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Medicare

Picture of Linda Seltzer
The evolution of the bill from the version introduced into the legislature to the version actually passed and signed demonstrates what can be achieved in practice, but also raises questions about semantics.
Picture of Trudy  Lieberman
Reporters file the same stories about bad nursing homes year after year. Little changes. But what if we did more to help families find the right facilities in the first place?
Picture of Emily Underwood
Two brothers-in-law who live next door to one another in rural Northern California have chronic obstructive pulmonary disease. Yet crucially only one has access to palliative care.
Picture of Binghui Huang
Binghui Huang wrote this series as a project of the National Health Journalism Fellowship, a program of the University of Southern California's Annenberg School of Journalism.
Picture of Paul Demko
An Idaho native helping to lead the effort to bring more health care to lower-income residents gave a blunt assessment: “It’s a tragedy if we lose,” he said. “If we win, we make history.”
Picture of Kathleen McGrory
Mike Hixenbaugh shares how he and Charlie Ornstein exposed the unusually high rate of deaths and complications at one of the country’s best known heart transplant programs.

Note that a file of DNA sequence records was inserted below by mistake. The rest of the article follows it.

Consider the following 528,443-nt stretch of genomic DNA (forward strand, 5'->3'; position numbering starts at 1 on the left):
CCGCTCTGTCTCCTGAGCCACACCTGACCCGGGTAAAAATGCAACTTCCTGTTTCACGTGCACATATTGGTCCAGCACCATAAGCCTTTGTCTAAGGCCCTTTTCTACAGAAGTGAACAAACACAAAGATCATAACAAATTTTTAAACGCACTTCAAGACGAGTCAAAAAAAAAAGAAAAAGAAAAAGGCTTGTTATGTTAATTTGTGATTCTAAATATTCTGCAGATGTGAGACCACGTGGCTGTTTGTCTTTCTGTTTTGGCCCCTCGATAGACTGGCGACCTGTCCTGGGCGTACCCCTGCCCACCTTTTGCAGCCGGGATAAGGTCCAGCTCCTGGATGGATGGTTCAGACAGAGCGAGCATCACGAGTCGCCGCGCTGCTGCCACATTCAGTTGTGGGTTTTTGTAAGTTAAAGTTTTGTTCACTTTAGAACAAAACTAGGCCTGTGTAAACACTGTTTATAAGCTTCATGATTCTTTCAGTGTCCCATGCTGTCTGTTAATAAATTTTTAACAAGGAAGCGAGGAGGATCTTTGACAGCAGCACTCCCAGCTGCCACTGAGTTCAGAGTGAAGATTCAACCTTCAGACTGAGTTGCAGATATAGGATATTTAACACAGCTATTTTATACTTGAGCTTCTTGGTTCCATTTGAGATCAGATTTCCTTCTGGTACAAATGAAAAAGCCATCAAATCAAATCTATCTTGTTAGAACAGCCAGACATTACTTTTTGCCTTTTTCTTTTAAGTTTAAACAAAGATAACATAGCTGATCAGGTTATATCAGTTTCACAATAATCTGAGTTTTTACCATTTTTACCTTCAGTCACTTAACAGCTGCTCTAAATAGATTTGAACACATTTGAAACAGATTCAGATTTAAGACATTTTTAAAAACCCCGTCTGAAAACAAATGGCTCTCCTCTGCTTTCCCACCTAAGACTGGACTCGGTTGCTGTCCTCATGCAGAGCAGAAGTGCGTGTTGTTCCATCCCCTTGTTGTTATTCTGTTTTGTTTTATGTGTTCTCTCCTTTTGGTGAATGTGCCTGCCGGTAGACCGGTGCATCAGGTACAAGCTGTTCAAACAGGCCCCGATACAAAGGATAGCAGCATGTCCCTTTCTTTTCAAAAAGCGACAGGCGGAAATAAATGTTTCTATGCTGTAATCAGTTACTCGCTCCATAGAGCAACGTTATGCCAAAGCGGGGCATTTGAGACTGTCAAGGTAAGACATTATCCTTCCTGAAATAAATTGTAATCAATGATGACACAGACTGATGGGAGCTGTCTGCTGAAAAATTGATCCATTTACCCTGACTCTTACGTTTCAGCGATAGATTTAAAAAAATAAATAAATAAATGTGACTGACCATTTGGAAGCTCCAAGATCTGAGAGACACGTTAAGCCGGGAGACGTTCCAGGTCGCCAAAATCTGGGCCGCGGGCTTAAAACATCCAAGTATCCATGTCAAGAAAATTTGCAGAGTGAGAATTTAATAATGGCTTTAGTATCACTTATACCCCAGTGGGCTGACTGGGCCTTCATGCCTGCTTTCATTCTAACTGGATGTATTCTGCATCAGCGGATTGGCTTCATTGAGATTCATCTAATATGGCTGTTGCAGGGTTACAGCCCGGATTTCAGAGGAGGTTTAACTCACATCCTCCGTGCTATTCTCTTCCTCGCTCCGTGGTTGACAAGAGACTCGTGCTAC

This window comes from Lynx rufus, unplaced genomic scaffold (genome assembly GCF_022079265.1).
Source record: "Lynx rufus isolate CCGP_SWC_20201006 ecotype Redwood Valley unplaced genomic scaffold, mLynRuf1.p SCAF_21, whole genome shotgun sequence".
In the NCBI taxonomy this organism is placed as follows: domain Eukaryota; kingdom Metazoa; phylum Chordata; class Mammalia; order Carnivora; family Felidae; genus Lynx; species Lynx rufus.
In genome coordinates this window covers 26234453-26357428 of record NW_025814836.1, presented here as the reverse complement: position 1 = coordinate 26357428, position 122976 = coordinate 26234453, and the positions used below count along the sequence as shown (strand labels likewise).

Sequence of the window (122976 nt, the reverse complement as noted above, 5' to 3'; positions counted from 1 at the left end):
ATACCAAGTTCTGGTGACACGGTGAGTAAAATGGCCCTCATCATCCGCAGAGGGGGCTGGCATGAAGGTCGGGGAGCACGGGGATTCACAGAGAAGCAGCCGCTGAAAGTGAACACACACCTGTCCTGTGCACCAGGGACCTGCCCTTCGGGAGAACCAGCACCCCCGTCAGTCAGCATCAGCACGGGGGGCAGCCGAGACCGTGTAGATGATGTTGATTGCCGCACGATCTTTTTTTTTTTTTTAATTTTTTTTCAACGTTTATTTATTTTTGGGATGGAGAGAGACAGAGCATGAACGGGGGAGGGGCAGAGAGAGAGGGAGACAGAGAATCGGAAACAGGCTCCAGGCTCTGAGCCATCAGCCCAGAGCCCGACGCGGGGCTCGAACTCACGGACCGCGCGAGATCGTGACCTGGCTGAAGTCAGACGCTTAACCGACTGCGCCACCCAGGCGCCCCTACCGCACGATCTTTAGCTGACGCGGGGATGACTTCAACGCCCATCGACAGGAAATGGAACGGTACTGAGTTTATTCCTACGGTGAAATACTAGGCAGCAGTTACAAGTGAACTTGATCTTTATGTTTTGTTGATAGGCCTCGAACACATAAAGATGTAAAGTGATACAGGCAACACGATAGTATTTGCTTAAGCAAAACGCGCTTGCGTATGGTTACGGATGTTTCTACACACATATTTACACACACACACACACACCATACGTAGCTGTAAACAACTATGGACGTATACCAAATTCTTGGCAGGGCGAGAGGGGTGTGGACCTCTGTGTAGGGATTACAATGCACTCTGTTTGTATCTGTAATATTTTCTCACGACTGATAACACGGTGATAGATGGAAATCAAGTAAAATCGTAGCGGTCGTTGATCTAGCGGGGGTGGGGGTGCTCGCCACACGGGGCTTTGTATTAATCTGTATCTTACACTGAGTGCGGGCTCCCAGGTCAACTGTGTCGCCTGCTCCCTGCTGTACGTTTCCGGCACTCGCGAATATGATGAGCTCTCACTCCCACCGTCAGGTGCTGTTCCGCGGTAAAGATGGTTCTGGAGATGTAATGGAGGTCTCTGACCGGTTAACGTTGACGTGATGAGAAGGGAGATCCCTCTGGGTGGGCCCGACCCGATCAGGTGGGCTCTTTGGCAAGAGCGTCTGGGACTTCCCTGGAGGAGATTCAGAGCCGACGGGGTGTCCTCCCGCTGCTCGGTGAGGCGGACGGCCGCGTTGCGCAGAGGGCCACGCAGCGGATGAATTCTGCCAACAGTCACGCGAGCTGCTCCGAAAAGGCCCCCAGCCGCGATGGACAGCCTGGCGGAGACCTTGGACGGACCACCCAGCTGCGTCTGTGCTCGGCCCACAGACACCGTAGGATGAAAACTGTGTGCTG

Picture of Kellie  Schmitt
NYT's Katie Thomas shares how she finds and vets stories of real people stung by ever-rising drug prices, and expert panelists provide key context for rounding out coverage.
Picture of Kellie  Schmitt
“What is unique at this time is that the difference between what the private sector is paying and what the public sector is paying for health care is starting to diverge,” says John Hopkins' Gerard Anderson.
Picture of Andrew Lam
The cost of aging in America is outrageous, as journalist Andrew Lam's family has come to learn. And the costs aren't just financial — caring for aging family members requires tremendous human capital as well.
Picture of Molly Sullivan
California is facing a gray tide. And the state’s fragile long-term care infrastructure is ill-prepared for the coming surge in demand. What can be done?

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Got a great idea for a reporting project on the health of underserved communities in California or on the performance of the state's health and social safety nets?  We're offering reporting grants of $2,000 to $10,000, plus six months of mentoring, to up to eight individual journalists, newsrooms or cross-newsroom collaboratives.  Deadline to apply:  September 20.

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